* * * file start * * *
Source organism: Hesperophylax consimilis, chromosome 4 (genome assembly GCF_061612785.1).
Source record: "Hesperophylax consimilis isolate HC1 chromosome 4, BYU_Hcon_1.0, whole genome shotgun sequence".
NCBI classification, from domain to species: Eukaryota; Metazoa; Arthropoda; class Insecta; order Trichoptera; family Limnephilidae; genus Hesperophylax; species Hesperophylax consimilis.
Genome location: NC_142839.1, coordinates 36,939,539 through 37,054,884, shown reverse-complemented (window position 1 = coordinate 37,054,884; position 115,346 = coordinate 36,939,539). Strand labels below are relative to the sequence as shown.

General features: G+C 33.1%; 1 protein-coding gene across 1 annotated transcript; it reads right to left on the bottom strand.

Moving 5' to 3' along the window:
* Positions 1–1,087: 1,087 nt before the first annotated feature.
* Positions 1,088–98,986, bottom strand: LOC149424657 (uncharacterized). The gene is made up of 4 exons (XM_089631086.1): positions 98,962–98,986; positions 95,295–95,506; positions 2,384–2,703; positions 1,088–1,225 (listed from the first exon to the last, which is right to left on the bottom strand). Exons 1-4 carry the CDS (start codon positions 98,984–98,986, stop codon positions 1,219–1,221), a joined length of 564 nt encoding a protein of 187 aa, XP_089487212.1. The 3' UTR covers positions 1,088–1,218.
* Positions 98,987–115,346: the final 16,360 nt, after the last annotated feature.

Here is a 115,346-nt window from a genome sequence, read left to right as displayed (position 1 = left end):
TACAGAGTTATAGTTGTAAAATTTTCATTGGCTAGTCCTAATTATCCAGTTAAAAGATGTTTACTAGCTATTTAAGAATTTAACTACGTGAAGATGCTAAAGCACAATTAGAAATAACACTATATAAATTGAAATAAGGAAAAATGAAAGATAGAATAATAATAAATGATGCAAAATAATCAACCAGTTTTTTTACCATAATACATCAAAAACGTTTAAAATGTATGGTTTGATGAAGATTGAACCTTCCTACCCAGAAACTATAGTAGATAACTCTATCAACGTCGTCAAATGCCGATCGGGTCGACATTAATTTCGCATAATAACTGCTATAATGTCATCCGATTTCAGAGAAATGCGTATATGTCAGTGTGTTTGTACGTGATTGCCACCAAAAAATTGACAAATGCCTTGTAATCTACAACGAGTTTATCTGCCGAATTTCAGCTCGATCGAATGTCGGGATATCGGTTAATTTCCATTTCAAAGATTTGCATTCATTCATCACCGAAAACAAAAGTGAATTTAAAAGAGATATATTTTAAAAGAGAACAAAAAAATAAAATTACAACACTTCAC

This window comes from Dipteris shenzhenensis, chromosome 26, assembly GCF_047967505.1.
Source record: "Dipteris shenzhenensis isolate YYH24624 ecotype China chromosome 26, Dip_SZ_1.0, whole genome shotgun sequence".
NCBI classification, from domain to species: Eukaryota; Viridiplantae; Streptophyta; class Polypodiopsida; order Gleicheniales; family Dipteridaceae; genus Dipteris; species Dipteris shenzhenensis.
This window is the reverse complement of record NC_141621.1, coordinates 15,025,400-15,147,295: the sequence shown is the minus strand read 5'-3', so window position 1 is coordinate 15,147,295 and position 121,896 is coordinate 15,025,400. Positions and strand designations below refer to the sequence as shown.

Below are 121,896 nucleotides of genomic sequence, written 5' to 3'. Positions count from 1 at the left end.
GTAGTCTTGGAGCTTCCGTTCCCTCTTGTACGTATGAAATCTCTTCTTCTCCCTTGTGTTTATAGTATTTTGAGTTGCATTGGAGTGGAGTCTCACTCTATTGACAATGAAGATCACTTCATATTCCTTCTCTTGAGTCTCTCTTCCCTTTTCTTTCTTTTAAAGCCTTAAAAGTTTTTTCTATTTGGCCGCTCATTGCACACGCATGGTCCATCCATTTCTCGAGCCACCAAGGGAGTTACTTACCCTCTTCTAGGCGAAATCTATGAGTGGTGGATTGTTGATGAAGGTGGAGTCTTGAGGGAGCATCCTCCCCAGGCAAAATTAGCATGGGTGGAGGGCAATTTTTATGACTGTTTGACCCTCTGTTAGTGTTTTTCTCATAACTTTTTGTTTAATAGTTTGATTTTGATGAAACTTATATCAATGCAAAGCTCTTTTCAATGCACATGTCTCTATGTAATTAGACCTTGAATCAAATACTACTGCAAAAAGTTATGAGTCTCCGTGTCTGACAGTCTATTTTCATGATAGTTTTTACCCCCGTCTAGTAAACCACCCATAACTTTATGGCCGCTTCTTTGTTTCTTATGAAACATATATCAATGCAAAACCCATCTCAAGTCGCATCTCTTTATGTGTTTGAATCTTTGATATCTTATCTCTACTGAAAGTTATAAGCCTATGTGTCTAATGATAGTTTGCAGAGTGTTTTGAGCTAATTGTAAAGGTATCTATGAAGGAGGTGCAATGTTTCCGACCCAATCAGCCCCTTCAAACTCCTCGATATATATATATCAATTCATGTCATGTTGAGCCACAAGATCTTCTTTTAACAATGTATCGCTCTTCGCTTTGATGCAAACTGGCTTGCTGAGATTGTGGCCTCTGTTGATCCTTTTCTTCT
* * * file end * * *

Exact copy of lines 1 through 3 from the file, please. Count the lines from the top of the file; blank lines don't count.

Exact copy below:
Source organism: Hesperophylax consimilis, chromosome 4 (genome assembly GCF_061612785.1).
Source record: "Hesperophylax consimilis isolate HC1 chromosome 4, BYU_Hcon_1.0, whole genome shotgun sequence".
NCBI classification, from domain to species: Eukaryota; Metazoa; Arthropoda; class Insecta; order Trichoptera; family Limnephilidae; genus Hesperophylax; species Hesperophylax consimilis.